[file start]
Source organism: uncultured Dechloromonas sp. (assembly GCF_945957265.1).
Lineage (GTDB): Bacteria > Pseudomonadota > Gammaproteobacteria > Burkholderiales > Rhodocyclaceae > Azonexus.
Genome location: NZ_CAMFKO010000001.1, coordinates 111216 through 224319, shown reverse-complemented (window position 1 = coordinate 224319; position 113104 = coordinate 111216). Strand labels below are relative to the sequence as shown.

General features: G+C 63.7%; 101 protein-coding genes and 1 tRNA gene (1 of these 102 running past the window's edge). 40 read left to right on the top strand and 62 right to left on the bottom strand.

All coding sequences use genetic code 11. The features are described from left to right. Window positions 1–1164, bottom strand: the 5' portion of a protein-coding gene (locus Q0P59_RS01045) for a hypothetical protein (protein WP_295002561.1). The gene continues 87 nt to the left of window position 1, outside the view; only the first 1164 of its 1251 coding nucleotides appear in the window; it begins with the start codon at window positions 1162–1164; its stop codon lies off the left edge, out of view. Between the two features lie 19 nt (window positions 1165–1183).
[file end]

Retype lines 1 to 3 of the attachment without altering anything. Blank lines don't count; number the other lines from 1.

Source organism: uncultured Dechloromonas sp. (assembly GCF_945957265.1).
Lineage (GTDB): Bacteria > Pseudomonadota > Gammaproteobacteria > Burkholderiales > Rhodocyclaceae > Azonexus.
Genome location: NZ_CAMFKO010000001.1, coordinates 111216 through 224319, shown reverse-complemented (window position 1 = coordinate 224319; position 113104 = coordinate 111216). Strand labels below are relative to the sequence as shown.